The Black Kachina by Jack Getze involves a desperate search for a missing top-secret weapon that could be used to blow up the Hoover Dam and kill thousands (available August 7, 2017).
The white man killed a million American Indians. It only takes one to get even.
When a top-secret weapon goes missing on Colonel Maggie Black's watch, her honor and her career are on the line. There were airmen who said the Air Force's best female combat pilot would never be the same after losing her arm in Iraq, but state-of-the-art prosthetics have made Maggie better than new, and she's not about to lose what she battled so hard to regain.
But finding her experimental missile won't be easy—thanks to the revenge-fueled ambitions of Asdrubal Torres, whose hallucinatory encounter with the Great Spirit challenges him to refill Lake Cahuilla, the ancient inland sea that once covered much of southern California. To fulfill his blessed mission, Torres needs wizardry and weaponry, and the Great Spirit provides both: Magic, in the form of a celebrated shaman's basket returned to the tribal museum by San Diego reporter Jordan Scott; Might, in the form of Maggie Black's top-secret weapon that falls from the sky.
From that moment, it's a race against time for Maggie and Jordan, who together must stop Torres from destroying Hoover Dam—and turning the Colorado River into a tsunami that would kill hundreds of thousands and wipe out the Southwest's water supply. In the final showdown, it's Maggie who must disarm the stolen missile's trigger—one-handed or not—and save the day.
Maggie crawled between thickly bunched rows of spiked-leafed greens, her head down, her nose close to the wet dirt. The long, tubular leaves kept her hidden, under cover, but they also stunk and made her eyes water. Leeks, shallots, or plain old onions, she couldn’t be certain, although when the smell grew extra pungent, Maggie guessed garlic. The jumping wet things were toads or frogs; the slimy sticks chasing them, probably snakes. Something bigger croaked every few seconds, too, a throaty rasp.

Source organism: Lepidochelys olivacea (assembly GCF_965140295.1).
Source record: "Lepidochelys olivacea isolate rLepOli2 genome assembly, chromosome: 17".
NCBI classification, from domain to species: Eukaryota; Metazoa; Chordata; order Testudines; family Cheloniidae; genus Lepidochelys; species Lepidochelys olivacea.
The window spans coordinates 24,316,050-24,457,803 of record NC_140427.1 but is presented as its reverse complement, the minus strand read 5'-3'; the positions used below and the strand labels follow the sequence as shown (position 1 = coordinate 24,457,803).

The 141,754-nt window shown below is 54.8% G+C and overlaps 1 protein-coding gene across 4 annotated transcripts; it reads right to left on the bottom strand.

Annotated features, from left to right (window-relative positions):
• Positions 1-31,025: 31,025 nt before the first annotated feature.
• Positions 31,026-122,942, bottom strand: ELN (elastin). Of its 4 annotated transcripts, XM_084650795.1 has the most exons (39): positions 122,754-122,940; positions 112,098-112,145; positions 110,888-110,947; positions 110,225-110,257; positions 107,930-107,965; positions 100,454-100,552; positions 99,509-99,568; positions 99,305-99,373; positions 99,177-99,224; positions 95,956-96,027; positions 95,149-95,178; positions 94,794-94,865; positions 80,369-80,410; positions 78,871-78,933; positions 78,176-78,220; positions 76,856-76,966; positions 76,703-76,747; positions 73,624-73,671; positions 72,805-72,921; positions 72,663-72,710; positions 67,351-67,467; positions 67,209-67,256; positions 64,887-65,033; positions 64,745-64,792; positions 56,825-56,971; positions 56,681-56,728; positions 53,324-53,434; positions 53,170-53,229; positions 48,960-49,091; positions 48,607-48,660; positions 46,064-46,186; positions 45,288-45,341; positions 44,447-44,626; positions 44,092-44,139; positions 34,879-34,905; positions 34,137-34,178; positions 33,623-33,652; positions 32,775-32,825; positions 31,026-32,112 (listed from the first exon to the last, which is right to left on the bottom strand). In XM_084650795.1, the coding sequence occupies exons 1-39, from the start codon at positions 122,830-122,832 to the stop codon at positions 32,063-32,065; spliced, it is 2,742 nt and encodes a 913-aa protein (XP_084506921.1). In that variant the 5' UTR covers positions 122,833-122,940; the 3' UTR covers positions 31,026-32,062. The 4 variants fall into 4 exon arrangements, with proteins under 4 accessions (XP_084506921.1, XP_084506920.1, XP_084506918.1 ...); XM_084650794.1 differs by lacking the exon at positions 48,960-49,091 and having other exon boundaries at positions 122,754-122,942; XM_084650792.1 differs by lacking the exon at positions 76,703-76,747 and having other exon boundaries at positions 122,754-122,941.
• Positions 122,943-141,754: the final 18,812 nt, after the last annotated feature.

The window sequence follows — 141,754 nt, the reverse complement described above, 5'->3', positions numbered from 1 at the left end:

Were the tears in her eyes really from the smell of the garlic? She tried not to doubt herself, but the feeling slipped through all her defenses. Snakes, toads, and a special forces deserter with nothing to lose were her adversaries. Who the hell did she think she was, Superwoman? Maybe that famous old cowgirl, Calamity Jane? How about Joan of Arc? Sure, Billy, I’ll shoot my way in and disarm the missile. No problem. Not for Maggie Bullseye Black, a trained pilot with a few hours of small arms experience and an artificial hand.
She stopped crawling and almost burst into tears. She stifled the would-be sobs by burying her face in the sticky mud. What the hell was she doing playing combat hero? Disabled. Trained to play electronic video games in cramped spaces, not to shoot or fight people, Maggie was no match for trained killers.
She caught hold of her emotions when the negativity reached a near-laughable level. Disabled woman? She rolled onto her back and stared up at the sky. A hole in the clouds showed her perhaps the thickest patch of stars she’d ever seen from the ground. Hundreds, maybe thousands of lights above this one garlic field. Eternity. The place everybody starts and ends, the bookends to a life of doing something—getting married and having babies, traveling, making money or a thousand pursuits and hobbies, some honorable, some not so much. For many people, Maggie included, earning a living while helping or doing for others was the way to go. Not because she was a saint, but because the work made her satisfied and happy by being worthwhile. The pay good enough. Not everybody in America appreciated the country’s military, but Maggie thought a majority did. Most understood what Maggie and so many millions of others had sworn to sacrifice; what so many millions of dead and wounded Americans had already given.
Do your job, Colonel, a voice inside said. The people who live along the Colorado River are counting on you to save their homes and families. They know you’re a woman. They know you have an artificial hand. And they know you have a bad back and just crashed in a helicopter. So what? They know you lost your mother, your F-15, and the experimental weapon. They don’t care. You, madam, are all they have. They’re depending on you. Act like a warrior, Maggie Black: That’s what America pays her soldiers to do. Now get the hell off your butt and kick some ass.
Whoever the hell that voice was, wherever the hell she came from, Maggie knew the woman was right. Maggie rolled onto her belly again and crawled forward with a good picture in her mind of the river channels, the garlic farm and both drainage ditches. On the topography map, there hadn’t been many features to remember.